Monday, August 5, 2013

Mowing Your Lawn for Drought

A lawn repair at Lehi city hall. Repairing turf is very water
costly and should be avoided durring water restrictions
and hot periods.

With the ongoing drought in Utah I thought a little advice on preventing mowing from damaging Kentucky bluegrass is in order.

Most folks understand that drought causes stress on turf grass and many other plants. What they don't realize is that their weekly ritual of mowing and trimming can be just as damaging to their lawns. When these stresses hit a lawn it needs more water to help it recover from the damage.

So what to do to reduce lawn stress and damage? Try these tips:
  • Set the mower height to 3" or more. This gives your grass more sun energy to heal and to send roots down deep to find deep water.
  • Drought stressed bluegrass will grow more slowly, so it does not need to be mowed as frequently. As long as you take off one third or less of the grass leaf when mowing, it won't hurt to mow every two weeks. Mowing even less frequently may be possible.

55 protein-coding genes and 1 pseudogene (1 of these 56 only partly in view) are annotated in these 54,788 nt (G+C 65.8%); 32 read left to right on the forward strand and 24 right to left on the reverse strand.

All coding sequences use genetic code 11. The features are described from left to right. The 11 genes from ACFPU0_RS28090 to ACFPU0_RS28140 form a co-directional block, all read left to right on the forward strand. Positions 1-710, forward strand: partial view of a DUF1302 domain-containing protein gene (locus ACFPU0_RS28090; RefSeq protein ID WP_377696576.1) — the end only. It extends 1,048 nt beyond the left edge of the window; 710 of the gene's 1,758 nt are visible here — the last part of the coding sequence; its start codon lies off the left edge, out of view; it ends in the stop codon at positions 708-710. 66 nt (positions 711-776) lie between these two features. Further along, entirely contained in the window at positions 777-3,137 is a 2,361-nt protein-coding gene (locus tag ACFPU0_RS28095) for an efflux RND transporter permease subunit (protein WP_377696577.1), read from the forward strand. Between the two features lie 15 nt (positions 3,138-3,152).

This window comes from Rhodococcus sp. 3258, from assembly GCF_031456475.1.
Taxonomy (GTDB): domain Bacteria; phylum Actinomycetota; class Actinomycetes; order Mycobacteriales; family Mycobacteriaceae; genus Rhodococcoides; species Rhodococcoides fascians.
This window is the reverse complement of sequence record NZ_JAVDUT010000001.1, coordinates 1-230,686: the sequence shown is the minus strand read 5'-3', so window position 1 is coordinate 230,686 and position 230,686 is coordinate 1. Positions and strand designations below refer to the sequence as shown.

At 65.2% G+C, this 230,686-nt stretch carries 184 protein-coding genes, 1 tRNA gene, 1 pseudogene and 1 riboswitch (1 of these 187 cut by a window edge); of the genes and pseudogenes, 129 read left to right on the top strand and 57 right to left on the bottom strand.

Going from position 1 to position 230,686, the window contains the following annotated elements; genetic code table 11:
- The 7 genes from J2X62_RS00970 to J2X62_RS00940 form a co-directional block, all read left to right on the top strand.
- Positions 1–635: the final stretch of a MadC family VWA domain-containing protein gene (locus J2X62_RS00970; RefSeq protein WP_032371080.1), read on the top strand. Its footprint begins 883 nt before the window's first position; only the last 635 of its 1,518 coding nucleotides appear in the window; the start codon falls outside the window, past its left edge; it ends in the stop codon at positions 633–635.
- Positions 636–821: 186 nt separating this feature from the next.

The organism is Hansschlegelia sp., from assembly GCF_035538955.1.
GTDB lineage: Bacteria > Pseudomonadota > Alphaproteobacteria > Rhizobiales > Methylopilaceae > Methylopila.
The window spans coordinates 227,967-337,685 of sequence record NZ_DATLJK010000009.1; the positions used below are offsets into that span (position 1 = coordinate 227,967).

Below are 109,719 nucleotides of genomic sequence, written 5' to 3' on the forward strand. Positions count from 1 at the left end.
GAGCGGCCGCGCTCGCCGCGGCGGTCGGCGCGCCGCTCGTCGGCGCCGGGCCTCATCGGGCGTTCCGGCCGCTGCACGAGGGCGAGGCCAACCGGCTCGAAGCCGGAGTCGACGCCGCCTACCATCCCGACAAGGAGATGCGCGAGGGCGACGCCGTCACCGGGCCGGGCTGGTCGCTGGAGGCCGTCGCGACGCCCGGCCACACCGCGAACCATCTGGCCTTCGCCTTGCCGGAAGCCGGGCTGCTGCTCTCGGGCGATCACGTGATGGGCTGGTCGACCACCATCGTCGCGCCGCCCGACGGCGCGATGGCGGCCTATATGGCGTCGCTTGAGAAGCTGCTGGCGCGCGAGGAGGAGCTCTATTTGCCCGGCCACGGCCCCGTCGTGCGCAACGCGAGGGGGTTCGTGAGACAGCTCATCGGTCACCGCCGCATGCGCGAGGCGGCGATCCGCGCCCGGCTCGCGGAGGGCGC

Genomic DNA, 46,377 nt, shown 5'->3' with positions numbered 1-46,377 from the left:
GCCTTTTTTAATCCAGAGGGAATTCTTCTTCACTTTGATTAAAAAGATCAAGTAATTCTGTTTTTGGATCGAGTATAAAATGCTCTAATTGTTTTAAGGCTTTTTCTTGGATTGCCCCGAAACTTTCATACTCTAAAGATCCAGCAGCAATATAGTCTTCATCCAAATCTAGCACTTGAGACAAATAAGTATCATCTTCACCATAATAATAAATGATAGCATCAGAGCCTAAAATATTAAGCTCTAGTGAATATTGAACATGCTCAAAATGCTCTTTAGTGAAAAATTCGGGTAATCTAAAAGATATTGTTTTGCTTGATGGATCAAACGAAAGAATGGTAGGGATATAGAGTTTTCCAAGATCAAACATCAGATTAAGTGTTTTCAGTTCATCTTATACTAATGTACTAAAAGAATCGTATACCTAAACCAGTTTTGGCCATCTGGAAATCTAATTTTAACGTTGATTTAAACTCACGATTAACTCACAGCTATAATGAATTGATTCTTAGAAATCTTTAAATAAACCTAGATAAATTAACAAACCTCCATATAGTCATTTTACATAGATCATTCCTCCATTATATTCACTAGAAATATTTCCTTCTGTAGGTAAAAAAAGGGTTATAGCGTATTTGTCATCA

• Keep your blade sharp. A dull blade shreds the grass and requires more water for the grass to recover. If the blade is checked every time the mower is used it never becomes a problem.
  • Get a mulch mower and use the mulching feature. The small grass clippings will break down and add carbon to the soil. The carbon will help slow down evaporation so water can go to the lawn instead. Mulch mowing does not create a thatch problem, it actually helps solve it.
If this list looks familier, it should. These are the same recommendations that everyone should be familier with for creating a healthy strong lawn in normal years.

It is also never too late to look at reducing or eliminating turf!


  1. You mention eliminating turf. I live on a corner, across the street from an elementary school, and have 10' wide parking strips. There are trees and turf on the strips. I would love to plant a more desert-appropriate landscape on these strips, but since the entire length of the strips is used to load and unload school children from cars, I don't know if I can get away from turf.

  2. How much of the 10 feet do the kids really use? Could you put hardscape or rock onto the 5 feet nearest the road and make the rest low growing native shrubs and perennials?